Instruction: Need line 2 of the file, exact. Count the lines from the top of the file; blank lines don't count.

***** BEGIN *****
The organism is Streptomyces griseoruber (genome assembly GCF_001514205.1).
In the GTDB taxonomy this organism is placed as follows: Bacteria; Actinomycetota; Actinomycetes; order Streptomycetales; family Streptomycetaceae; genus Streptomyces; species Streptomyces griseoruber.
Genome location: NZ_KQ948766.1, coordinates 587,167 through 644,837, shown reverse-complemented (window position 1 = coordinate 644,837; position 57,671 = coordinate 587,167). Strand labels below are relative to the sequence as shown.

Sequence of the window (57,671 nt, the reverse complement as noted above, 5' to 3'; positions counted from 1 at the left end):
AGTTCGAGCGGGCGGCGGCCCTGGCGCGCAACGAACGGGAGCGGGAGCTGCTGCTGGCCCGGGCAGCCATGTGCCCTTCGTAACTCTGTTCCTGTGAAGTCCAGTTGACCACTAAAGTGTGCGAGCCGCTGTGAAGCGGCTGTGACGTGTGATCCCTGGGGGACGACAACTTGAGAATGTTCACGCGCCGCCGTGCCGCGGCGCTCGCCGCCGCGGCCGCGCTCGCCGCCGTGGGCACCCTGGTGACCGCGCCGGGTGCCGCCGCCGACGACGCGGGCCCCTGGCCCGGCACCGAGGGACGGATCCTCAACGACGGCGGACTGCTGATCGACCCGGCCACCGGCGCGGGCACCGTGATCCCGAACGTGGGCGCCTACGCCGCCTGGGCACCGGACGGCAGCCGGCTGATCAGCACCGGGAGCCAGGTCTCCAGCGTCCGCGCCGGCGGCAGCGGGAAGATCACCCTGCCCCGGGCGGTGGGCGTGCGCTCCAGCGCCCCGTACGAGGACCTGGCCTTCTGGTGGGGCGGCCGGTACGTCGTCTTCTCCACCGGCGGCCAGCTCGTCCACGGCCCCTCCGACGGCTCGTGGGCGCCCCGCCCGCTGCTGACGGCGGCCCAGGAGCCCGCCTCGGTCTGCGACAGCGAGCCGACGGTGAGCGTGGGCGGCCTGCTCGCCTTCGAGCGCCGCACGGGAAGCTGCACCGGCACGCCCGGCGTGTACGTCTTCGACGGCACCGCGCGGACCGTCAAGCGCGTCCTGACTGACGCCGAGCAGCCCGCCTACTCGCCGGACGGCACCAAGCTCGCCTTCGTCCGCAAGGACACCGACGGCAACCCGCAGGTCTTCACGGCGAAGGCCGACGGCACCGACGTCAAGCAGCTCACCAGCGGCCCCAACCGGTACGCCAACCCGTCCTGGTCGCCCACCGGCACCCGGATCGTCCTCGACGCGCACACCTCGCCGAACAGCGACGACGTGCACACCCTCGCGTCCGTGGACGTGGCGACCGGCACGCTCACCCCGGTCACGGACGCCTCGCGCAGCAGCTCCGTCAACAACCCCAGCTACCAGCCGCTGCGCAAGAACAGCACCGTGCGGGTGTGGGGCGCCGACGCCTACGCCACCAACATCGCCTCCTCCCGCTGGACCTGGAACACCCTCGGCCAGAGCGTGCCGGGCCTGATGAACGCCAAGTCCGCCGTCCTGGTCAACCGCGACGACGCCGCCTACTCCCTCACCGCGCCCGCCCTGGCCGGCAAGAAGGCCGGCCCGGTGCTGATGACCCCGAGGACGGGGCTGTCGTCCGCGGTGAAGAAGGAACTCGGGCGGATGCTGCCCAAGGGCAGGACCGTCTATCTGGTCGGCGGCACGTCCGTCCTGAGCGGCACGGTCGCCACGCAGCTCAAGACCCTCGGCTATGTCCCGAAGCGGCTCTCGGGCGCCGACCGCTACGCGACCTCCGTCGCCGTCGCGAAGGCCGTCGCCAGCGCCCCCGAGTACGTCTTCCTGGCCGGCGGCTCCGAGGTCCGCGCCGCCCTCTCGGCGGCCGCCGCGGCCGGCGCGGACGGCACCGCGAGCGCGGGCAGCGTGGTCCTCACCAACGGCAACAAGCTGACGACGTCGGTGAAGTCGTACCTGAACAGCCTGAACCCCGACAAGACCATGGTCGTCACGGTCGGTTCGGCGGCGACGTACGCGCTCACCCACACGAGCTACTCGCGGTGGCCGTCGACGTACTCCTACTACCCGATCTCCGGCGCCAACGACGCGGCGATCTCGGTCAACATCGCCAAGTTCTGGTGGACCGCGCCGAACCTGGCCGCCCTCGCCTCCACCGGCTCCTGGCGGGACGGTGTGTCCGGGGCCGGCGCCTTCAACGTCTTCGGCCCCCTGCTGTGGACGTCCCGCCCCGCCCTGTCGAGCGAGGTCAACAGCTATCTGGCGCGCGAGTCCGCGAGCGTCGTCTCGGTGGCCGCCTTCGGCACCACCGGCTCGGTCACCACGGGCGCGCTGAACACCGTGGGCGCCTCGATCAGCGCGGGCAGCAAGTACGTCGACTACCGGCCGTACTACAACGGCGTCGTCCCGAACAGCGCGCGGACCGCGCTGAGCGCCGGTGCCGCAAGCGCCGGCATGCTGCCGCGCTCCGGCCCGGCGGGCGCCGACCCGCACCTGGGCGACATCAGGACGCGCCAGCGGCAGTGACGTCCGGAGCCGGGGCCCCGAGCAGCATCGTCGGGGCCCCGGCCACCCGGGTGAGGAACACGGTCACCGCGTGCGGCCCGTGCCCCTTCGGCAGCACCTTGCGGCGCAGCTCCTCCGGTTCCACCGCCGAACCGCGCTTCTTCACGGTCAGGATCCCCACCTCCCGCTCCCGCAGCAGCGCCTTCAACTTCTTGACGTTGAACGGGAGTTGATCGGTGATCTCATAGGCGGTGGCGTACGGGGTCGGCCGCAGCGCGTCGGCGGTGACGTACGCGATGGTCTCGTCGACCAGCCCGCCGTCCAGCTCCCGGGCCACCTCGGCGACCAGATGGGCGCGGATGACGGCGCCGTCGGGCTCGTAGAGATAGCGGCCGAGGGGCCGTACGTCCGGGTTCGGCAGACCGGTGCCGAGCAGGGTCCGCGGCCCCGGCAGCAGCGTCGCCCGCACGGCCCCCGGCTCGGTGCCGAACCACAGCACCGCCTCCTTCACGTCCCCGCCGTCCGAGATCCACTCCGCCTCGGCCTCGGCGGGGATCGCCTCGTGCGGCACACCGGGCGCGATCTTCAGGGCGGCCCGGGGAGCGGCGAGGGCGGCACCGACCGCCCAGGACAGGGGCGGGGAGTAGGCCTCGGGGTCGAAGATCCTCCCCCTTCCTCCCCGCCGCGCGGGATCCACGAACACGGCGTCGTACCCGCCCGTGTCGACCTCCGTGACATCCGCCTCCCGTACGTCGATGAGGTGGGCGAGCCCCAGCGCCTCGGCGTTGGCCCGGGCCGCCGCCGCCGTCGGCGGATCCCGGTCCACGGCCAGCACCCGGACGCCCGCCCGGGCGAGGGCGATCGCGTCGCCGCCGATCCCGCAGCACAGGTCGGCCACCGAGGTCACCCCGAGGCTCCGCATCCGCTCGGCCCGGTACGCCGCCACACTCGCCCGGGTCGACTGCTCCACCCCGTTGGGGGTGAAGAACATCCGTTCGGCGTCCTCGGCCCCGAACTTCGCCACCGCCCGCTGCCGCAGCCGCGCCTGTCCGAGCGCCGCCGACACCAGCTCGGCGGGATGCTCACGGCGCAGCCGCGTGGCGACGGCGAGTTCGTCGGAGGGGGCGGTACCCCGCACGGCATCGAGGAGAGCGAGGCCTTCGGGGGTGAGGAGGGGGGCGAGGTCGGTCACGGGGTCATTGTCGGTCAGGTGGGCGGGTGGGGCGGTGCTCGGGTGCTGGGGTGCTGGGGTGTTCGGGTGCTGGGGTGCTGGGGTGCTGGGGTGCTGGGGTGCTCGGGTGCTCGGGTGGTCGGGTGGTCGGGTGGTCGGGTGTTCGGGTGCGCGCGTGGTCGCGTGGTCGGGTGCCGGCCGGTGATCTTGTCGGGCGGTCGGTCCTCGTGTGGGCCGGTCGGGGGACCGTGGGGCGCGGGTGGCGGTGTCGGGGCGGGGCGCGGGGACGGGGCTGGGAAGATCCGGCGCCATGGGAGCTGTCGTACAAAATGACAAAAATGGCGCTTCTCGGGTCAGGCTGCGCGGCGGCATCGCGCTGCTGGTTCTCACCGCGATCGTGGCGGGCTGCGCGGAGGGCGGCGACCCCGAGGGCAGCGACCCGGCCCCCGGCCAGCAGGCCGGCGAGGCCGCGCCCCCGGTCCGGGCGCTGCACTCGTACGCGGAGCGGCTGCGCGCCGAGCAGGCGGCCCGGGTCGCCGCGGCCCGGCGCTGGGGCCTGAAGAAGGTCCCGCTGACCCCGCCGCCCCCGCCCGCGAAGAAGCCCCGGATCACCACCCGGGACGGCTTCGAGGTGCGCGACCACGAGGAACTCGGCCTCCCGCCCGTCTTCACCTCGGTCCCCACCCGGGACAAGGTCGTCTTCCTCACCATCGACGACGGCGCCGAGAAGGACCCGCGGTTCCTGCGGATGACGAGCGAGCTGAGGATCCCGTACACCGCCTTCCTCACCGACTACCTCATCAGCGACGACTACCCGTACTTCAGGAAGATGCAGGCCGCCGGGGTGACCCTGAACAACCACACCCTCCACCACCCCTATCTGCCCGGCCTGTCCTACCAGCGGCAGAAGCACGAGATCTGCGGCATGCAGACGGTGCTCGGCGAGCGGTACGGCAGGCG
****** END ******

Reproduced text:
In the GTDB taxonomy this organism is placed as follows: Bacteria; Actinomycetota; Actinomycetes; order Streptomycetales; family Streptomycetaceae; genus Streptomyces; species Streptomyces griseoruber.